Thomas Doherty in The Forward:
"’These Jews seem to think of nothing but money making and sexual indulgence,’ fumed Joseph I. Breen in a letter to the Rev. Wilfrid Parsons, S.J., editor of the Jesuit weekly America. The year was 1932, and the hot-tempered Irish Catholic, lately summoned to Hollywood, Calif., by motion picture czar Will H. Hays to convert a reprobate medium, was raging at the moguls who blocked his missionary work. ’People whose daily morals would not be tolerated in the toilet of a pest house hold the good jobs out here and wax fat on it,’ he marveled. ’Ninety-five percent of these folks are Jews of an Eastern European lineage. They are, probably, the scum of the scum of the earth.’
"Soon after decrying the tribal degeneracy of Hollywood Jewry, Breen was working shoulder to shoulder with the men he had slurred. On July 15, 1934, he assumed command of the Production Code Administration, the studio system agency tasked with censoring Hollywood cinema. Though popularly known as the Hays Office, the PCA was Breen’s domain. It was Breen who vetted storylines, blue-penciled dialogue and exercised the moral equivalent of final cut over hundreds of motion pictures per year — expensive ’A’ caliber feature films, low-budget B-unit ephemera, short subjects, previews of coming attractions, even cartoons. From 1934 to 1954, except for a brief eight-month stint as head of RKO Pictures in 1941, Breen demanded that American cinema obey a strict catechism of thou-shalt-nots. ’More than any single individual, he shaped the moral stature of the American motion picture,’ Variety reflected upon his death in 1965.
By "moral stature," I’m assuming Variety meant that Breen helped to shape the warping of reality in Hollywood films, which was reflected in the way American moviegoers saw the world around them from the mid-1930s to the mid-1960s. At that point, the fast-decaying Production Code was replaced by the ratings system that remains in use (with some alterations) today.
Of course, it’s not that Hollywood productions were much more realistic before Breen came along — or after his departure in 1954, for that matter. Yet, a look at a number of American silent films and early talkies shows that in pre-Breen Hollywood, movies, when crafted by the right people, could be considerably more forthright — especially regarding sexuality — than the vast majority of the studio fare cranked out during Breen’s heyday from the mid-’30s to the mid-’40s.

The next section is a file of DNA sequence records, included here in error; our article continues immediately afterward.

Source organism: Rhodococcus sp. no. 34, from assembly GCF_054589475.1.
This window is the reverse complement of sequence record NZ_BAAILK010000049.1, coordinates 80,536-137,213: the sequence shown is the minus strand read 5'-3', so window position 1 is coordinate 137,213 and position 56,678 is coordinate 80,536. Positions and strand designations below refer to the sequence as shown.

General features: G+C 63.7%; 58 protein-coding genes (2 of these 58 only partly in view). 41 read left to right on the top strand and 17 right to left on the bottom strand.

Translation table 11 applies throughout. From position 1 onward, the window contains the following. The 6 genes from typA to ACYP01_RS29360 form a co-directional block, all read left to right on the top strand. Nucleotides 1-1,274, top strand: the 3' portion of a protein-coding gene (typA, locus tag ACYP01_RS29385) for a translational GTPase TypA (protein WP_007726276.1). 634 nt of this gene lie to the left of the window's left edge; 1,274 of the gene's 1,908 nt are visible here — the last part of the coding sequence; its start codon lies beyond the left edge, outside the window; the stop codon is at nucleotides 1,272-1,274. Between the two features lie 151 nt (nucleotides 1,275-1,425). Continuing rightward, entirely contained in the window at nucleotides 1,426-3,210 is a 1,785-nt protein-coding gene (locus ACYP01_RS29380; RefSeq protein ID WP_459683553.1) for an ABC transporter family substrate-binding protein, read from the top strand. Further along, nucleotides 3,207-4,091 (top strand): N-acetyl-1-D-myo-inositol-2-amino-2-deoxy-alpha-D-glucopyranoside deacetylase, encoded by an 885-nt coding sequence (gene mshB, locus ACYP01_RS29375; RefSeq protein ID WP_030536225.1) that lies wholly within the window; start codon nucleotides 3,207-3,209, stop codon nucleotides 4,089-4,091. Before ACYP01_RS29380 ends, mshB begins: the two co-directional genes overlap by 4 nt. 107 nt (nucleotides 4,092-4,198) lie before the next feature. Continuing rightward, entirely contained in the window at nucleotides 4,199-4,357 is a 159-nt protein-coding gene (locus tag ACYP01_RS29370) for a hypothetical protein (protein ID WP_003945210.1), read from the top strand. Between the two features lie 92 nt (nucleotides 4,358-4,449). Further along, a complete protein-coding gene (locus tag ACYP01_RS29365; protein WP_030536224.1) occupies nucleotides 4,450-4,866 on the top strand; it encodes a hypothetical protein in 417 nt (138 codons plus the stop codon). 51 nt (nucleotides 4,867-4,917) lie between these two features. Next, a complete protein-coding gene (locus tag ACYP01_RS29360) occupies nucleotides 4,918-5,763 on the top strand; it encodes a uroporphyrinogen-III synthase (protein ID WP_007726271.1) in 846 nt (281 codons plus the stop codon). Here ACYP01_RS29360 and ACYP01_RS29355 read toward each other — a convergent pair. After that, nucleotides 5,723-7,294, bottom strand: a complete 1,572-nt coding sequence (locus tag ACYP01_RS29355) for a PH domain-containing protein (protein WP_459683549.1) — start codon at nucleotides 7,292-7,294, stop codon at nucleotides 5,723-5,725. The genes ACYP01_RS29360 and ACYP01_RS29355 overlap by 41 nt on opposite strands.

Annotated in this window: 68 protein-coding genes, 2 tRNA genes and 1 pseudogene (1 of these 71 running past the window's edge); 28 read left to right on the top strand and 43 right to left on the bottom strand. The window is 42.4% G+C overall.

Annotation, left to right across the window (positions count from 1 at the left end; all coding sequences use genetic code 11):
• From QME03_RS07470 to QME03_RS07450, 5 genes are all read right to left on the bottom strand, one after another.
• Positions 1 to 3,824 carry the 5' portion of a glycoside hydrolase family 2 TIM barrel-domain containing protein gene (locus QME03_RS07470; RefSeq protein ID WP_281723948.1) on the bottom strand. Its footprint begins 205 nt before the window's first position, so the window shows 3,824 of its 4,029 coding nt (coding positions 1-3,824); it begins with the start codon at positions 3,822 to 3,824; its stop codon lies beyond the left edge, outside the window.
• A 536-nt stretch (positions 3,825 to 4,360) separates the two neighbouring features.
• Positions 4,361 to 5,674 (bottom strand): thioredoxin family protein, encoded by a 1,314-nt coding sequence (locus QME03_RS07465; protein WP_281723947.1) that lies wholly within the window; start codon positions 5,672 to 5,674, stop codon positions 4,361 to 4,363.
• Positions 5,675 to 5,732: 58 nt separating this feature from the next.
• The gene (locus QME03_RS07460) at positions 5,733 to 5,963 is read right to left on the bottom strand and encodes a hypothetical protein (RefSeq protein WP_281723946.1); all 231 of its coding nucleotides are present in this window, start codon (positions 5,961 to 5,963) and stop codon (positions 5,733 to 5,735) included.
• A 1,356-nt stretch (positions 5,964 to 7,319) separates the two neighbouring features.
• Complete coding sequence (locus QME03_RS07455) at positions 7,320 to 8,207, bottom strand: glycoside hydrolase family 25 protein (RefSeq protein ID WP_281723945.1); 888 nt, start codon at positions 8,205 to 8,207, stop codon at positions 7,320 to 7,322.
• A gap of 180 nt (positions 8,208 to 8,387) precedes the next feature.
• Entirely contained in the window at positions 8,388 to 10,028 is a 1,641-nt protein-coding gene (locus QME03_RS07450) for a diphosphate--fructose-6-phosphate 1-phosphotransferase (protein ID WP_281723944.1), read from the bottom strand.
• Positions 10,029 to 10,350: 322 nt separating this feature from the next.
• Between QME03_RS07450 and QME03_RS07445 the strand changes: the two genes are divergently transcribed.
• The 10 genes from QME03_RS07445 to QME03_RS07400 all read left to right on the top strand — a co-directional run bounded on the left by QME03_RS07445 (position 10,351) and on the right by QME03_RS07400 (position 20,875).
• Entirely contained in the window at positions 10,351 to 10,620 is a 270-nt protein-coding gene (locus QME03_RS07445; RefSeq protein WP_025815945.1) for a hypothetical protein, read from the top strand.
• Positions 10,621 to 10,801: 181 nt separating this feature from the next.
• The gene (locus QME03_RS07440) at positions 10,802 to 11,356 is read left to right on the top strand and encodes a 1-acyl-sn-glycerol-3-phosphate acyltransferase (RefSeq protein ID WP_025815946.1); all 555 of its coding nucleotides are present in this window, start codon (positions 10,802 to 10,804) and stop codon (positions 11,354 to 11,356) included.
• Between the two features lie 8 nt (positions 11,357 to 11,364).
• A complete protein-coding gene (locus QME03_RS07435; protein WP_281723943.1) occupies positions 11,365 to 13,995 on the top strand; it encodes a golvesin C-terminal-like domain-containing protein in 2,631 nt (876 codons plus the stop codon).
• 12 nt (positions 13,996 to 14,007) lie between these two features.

But wait! That’s Hollywood’s Golden Age, or is it not? Well, certainly, many excellent American movies were made during that period. (In addition to many, many more rotten ones.) But the great ones exist in spite of Breen, not because of him. After all, clever writers will come up with clever lines and situations whether or not their work needs to be approved by a censorship board. Stupid ones won’t come up with anything worthwhile whether or not they have a censor breathing down their necks. Additionally, countless movies were bowdlerized or downright ruined by Breen’s meddling. Many other projects were simply banned outright. (The Outlaw, starring Jane Russell’s cleavage [above right], actually got made — and gave Breen seizures. After a 1943 tryout, the picture was shelved for three years.)
Now, according to Doherty’s article, Breen’s anti-Semitism all but disappeared after he became the head of the PCA. "A cynical reading would conclude that the Irish bigot was smart enough to keep his true feelings to himself and suck up to the men who were buttering his bread," Doherty writes. "Or one might conclude that, on balance, the venom was a transient spasm, the product of a hot temper and simmering frustration."
"Hot temper and simmering frustration" would make understandable rants such as Breen’s accusation that Eastern European Jews were "the scum of the scum of the earth"? Hmmm. No.
Breen was clearly a very smart man who knew what needed to be done for him to seize power, e.g., threats of Catholic boycotts at a time when Hollywood studios were hurting because of the Depression, and to maintain it — for two decades — over a highly influential business. Privates letters could end up in the wrong hands. Private conversations could be repeated at inappropriate places. And Breen surely could recite by heart the Production Code passage that said, "No film or episode may throw ridicule on any religious faith." No more "scum of the scum" explosions then.
Now, although I didn’t find Doherty’s piece persuasive in that regard, I’d still say it’s worth a look. And I’m now curious to check out his book, Hollywood’s Censor: Joseph I. Breen and the Production Code Administration.